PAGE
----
RU students advocate for a pass/fail grading system

by Raneen El-Barbarawi / Staff Reporter

The pass-fail grading system on an exam. Photo courtesy of Student Doctor Network.

Amid the chaos and panic that COVID-19 has inflicted on college students and their ability to perform well during online courses, many university students have advocated for a pass/fail grading system to be enforced. 

“It’s a very stressful time. Many people have lost their jobs and some students have been displaced,” said Amani Reichert-Giron, 20, a sophomore psychology major.

Mhari McGhee, 20, a sophomore integrated marketing major, also agreed that a pass/fail grading system should be enacted at Roosevelt. 

“I think everyone should have the option to choose if they want to have normal grading or use the pass/fail system for each class individually,” McGhee said. “Then, people who want to receive normal grading won’t be forced to use the pass/fail system.”

“I think it should be an option for students who feel they won’t be able to perform at their best this semester, to relieve some of the stresses us students are already under,” Grace Koeppen, 20, a sophomore majoring in integrated marketing said.

These students also spoke of the stressful impact that online classes have had on them.

“Personally, it’s been very stressful to switch to online learning and I think it’s been stressful to many students,” Reichert-Giron said, adding that she was unable to return to campus after visiting Ireland for a week. Because of this, she had to switch her flight back to the U.S. and return to her parents’ home in Minnesota.

“As someone with ADD, doing schoolwork at home is really difficult because it is hard to focus when I’m not in an academic environment,” McGhee said. “I choose not to do many online classes for this reason. A pass/fail system would be helpful because students who are struggling with online classes could choose to make those classes pass/fail so that their GPA won’t be affected.”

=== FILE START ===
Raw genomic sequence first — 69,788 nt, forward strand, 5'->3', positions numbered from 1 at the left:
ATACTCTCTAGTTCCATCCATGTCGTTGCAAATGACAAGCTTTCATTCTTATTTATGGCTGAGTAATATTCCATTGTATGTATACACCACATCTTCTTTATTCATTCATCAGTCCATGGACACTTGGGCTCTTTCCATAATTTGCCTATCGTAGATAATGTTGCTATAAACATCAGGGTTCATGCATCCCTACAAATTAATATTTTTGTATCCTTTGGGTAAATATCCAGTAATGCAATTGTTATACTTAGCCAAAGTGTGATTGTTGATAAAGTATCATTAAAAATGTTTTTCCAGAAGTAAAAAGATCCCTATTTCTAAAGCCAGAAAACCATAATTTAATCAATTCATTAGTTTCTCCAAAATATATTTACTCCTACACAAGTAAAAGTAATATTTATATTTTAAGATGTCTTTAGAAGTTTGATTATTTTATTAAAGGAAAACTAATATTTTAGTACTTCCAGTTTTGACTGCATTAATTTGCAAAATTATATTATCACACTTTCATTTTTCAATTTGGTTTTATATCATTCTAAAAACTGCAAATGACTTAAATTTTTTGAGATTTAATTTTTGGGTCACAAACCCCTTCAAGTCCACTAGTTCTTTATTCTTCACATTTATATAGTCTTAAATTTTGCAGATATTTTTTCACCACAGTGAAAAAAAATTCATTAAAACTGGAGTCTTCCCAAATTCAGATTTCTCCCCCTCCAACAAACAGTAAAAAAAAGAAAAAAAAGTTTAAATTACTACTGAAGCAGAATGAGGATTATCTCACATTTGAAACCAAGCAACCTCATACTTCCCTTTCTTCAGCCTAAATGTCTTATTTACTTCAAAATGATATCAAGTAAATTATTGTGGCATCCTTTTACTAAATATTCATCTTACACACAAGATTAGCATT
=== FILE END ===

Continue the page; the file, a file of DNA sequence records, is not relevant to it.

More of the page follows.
Giron said that she thinks the pass/fail grading system would “lower stress levels in college students.”

However, an email sent out by the Office of Provost indicated that Roosevelt would not be implementing a universal pass/fail grading system.

According to Roosevelt’s administration, a pass/fail grading system could “have an unintended and adverse impact on many students,” an email sent out to the student body said. “For example, such a decision could impair the chances of success for students applying to graduate and medical schools. A universal policy would also remove choices from many students who would like to receive grades.” 

Additionally, the email encouraged students to reach out to their professors or academic advisors if they were having difficulties in their performance and expressed that students had the ability to withdraw from a class. 

However, McGhee said that this email upset her, as she feels like “Roosevelt is not thinking about how certain students are going to be affected by the current circumstances. They should be thinking about how they can help all students both academically and mentally.” 

As a result, one student took it upon herself to begin a petition to encourage the pass/fail grading system at Roosevelt. As of April 2, the petition has received over 250 signatures. 

The petition advocates for the implementation of a pass/fail grading system, with its reasoning being that the “COVID-19 pandemic has uprooted much of the globe and has significantly changed all of [the students’] livelihoods.” 

The author even went so far as to discuss how other top-ranked American universities such as Carnegie Mellon University, Massachusetts Institute of Technology, Yale, Harvard, Stanford and Columbia Law Schools have “adopted the pass/fail grading system.”

250 Roosevelt students who signed the petition agreed with the idea that a pass/fail system “would relieve some of the stress students are experiencing” during these unprecedented times, as Abigail Ramirez wrote.

Koeppen also agreed that it “could be effective in relieving stress for students,” as well as help them academically during these unfamiliar circumstances.

“I have a lot of sympathy for the professors right now, who also had their whole lives flipped over,” said Koeppen. “I know this is also really hard and stressful on them, so I think there should be some compromises in the curriculum to make sure students and professors aren’t too overwhelmed and can handle the workload.”

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